By mid morning there’s no way we’re going to finish at 5. Then the Dean and Hostess of the even announces that it would be such a pity to miss anyone’s talk and so sad if we had to divide into smaller groups so she pronounces that we’ll just stay in one room and everyone will talk for 10 rather than 20 minutes. Suddenly we all have to halve our speeches, which we already had to do when they told us a few months ago that we would have 20 instead of 40 minutes. How ridiculous. Basically, everything went to hell after that. There was no reason for this since we all received an 800+ page book of every paper in the original language with an Vietnamese translation. Mind you I have no interest in most of these topics. Somehow I did survive and listened to a lot more blathering about “globalization,” “autonomous learners” “student-centered learning” and “quality education” (nebulous because no specifics are attached – who doesn’t want quality education, but what do you mean when you say quality?)
I cut pages from my paper and basically raced through the PowerPoint slides sometimes just having to say “and there are many things one would have to do for evaluating the program, next slide.”
No one got the irony of how non-learner centered, passive and old-school the event itself was. Well, maybe a few like me and we’re too well mannered to say anything.
As the afternoon wore on, even the Dean, who positioned herself and two chairpeople at a table facing the spectators, dozed off.
Finally, it ended and my helper and two of her friends escorted me back to my hotel. Though I’d hoped to wander around the Old Town and try one of the restaurants I’d read about, I was treated to more hospitality. They took me to dinner and then we wandered Old Town and took me around the lake. It was lovely. We had pho soup which here came with long savory donuts for dunking.
Back at the hotel I got to browse some of the many blogs I love and can’t see here. They are a little bit more open with internet.
After the second day of agonizing pedantry on pedagogy, I went on the city tour they organized. I met an interesting Fulbright scholar who’s time in Hanoi mirrored mine in Makassar. The US government has no problem sending people overseas to not teach and to basically show up at events and smile. Her pleas for help have been unanswered and the Fulbright office is the bane of her existence.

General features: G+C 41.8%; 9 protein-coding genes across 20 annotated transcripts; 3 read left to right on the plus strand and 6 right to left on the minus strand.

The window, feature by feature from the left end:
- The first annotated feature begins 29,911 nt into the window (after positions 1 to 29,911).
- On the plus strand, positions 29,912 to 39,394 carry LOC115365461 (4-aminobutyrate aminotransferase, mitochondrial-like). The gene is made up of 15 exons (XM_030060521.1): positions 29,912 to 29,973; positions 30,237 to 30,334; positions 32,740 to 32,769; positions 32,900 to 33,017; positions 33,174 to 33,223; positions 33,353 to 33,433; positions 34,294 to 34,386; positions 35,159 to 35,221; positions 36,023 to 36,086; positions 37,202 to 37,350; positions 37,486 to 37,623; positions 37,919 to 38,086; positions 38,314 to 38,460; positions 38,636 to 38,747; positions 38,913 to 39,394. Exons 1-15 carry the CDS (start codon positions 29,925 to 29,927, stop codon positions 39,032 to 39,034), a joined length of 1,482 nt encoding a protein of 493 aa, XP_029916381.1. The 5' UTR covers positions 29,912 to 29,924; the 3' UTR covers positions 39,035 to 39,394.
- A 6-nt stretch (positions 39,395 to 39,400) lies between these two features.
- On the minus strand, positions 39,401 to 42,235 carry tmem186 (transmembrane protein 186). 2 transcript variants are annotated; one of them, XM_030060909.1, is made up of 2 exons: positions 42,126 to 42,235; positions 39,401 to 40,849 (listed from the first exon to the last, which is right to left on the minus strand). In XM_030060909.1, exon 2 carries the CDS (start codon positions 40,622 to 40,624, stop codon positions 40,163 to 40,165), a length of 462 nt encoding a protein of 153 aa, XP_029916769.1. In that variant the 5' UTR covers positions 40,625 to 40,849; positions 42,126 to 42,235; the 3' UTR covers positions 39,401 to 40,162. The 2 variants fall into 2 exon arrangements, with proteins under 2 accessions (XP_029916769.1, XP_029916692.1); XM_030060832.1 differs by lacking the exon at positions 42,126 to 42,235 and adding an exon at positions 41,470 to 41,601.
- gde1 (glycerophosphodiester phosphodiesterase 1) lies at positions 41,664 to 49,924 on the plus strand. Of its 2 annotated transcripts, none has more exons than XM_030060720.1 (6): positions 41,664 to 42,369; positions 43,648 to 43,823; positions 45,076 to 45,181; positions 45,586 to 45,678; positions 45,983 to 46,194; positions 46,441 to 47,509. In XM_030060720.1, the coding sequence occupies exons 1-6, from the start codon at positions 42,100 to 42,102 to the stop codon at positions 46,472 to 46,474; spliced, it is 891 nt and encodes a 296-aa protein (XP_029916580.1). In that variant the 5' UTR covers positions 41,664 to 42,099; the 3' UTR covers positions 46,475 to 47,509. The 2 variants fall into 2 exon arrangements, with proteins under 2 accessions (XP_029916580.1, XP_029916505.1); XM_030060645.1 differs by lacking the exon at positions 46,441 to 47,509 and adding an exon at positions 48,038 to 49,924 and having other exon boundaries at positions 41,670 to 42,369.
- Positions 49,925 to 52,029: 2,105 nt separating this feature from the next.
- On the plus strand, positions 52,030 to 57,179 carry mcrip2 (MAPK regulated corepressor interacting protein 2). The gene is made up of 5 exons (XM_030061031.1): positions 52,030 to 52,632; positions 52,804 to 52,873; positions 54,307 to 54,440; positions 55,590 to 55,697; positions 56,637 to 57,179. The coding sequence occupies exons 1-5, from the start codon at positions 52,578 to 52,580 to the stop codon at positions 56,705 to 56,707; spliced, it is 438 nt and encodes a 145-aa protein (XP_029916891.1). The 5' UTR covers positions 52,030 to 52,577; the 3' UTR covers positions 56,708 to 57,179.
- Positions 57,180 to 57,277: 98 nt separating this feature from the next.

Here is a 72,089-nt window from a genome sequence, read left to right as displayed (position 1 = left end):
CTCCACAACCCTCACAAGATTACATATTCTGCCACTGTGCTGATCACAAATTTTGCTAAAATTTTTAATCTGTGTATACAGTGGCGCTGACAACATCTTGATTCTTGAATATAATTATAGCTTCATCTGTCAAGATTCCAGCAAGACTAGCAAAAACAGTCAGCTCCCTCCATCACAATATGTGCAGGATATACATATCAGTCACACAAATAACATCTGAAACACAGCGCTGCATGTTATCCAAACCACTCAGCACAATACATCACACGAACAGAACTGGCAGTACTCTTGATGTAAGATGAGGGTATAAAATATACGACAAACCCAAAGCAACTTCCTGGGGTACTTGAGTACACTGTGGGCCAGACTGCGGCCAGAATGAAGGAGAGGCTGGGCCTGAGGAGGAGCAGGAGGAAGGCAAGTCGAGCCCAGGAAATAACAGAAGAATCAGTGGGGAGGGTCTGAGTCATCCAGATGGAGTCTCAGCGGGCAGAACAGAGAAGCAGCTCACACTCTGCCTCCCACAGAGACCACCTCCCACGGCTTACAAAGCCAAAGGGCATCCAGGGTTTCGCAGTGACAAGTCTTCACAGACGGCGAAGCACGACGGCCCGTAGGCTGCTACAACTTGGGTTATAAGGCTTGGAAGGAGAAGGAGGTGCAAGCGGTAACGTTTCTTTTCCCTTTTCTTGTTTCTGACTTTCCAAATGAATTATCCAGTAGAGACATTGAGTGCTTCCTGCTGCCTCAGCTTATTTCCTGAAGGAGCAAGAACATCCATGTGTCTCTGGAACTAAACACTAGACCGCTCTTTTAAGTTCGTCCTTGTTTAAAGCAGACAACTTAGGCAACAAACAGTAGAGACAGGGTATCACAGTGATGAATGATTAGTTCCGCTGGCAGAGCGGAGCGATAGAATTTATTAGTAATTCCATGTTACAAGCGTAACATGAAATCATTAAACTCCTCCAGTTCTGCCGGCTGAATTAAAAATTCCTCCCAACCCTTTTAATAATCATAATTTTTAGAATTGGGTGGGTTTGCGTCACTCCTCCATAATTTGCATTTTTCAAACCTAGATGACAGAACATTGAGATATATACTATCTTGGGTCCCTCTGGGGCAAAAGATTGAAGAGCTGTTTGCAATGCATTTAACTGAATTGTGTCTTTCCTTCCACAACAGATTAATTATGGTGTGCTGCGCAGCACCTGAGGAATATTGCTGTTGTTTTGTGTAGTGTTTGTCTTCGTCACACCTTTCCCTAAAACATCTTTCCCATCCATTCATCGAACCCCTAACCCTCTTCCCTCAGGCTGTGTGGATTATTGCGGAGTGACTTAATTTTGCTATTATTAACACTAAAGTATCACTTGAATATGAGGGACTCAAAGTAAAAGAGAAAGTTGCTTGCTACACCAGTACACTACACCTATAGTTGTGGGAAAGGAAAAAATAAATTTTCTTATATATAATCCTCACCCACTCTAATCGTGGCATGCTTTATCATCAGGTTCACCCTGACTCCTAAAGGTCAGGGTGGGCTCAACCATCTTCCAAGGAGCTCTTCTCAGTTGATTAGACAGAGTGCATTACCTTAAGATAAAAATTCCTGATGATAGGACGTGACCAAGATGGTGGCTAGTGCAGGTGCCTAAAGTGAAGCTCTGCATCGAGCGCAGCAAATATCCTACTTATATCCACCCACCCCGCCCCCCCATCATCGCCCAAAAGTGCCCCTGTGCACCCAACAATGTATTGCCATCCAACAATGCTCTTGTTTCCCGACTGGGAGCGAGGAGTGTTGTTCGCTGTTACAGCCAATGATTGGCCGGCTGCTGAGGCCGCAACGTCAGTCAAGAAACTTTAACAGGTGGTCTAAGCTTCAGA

They should have had us see as many sights in the city as one can. It would have been really good if the university just hired a van and had a history professor take us around. Instead it was a typical bus tour. We drove for an hour by stretches of ugly construction that’s going to be a blight on the landscape for generations. Very sad. We got to the pottery village, which was a typical tourist trap just like all the places where you see them make whatever. Some provide interesting background on how the crafts are made, but this one really didn’t edify. The pictures I got weren’t bad though IMHO.
Next we saw the 900 year old Temple of Literature, a beautiful Confucian temple.
Of course, at the last minute they decided to change dinner. So we were whisked to a party at the Daewoo Hotel, which was gorgeous. We feasted on Chinese food – lots of meat and fish and one vegetable. It was sumptuous and one of the soups was a little bit better than what I’ve had here that’s comparable.
I did meet lots of fascinating people who are doing interesting work. Even if it means dealing with the louts at issuing visas, I’d go back. When I go to a new place I wonder if I could work there. The thing with Vietnam is that since it’s got even more tones than Chinese, their accents are really tough to discern. Eventually conversation just consisted of nodding on my part. I’d really have to become an accent reduction expert to teach there otherwise I’d go nuts. Then the visa clerks in their military uniforms just indicate that it’s not the culture for me. I know that I was very lucky not to have any hassles. I lucked intoGreat place to visit though.